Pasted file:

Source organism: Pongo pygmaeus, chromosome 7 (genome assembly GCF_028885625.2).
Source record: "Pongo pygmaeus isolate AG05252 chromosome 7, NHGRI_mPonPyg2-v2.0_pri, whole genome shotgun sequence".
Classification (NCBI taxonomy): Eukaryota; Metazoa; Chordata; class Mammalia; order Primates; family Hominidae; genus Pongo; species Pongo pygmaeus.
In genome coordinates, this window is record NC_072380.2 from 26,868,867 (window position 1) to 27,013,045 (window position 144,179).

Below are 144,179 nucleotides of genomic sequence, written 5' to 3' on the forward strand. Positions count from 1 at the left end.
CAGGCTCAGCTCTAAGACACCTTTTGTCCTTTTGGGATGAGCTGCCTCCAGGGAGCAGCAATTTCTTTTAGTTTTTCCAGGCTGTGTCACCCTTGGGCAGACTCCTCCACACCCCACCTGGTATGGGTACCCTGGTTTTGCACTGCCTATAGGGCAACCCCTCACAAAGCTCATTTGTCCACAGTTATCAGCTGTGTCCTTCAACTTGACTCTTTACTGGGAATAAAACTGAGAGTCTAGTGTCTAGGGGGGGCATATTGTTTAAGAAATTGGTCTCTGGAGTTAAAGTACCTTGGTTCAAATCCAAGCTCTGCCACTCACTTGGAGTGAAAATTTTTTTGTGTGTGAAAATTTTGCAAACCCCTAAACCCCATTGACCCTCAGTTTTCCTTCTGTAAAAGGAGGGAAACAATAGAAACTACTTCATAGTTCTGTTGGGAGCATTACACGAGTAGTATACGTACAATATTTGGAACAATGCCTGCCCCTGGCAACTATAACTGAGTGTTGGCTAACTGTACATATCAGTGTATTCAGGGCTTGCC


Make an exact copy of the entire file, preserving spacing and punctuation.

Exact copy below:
Source organism: Pongo pygmaeus, chromosome 7 (genome assembly GCF_028885625.2).
Source record: "Pongo pygmaeus isolate AG05252 chromosome 7, NHGRI_mPonPyg2-v2.0_pri, whole genome shotgun sequence".
Classification (NCBI taxonomy): Eukaryota; Metazoa; Chordata; class Mammalia; order Primates; family Hominidae; genus Pongo; species Pongo pygmaeus.
In genome coordinates, this window is record NC_072380.2 from 26,868,867 (window position 1) to 27,013,045 (window position 144,179).

Below are 144,179 nucleotides of genomic sequence, written 5' to 3' on the forward strand. Positions count from 1 at the left end.
CAGGCTCAGCTCTAAGACACCTTTTGTCCTTTTGGGATGAGCTGCCTCCAGGGAGCAGCAATTTCTTTTAGTTTTTCCAGGCTGTGTCACCCTTGGGCAGACTCCTCCACACCCCACCTGGTATGGGTACCCTGGTTTTGCACTGCCTATAGGGCAACCCCTCACAAAGCTCATTTGTCCACAGTTATCAGCTGTGTCCTTCAACTTGACTCTTTACTGGGAATAAAACTGAGAGTCTAGTGTCTAGGGGGGGCATATTGTTTAAGAAATTGGTCTCTGGAGTTAAAGTACCTTGGTTCAAATCCAAGCTCTGCCACTCACTTGGAGTGAAAATTTTTTTGTGTGTGAAAATTTTGCAAACCCCTAAACCCCATTGACCCTCAGTTTTCCTTCTGTAAAAGGAGGGAAACAATAGAAACTACTTCATAGTTCTGTTGGGAGCATTACACGAGTAGTATACGTACAATATTTGGAACAATGCCTGCCCCTGGCAACTATAACTGAGTGTTGGCTAACTGTACATATCAGTGTATTCAGGGCTTGCC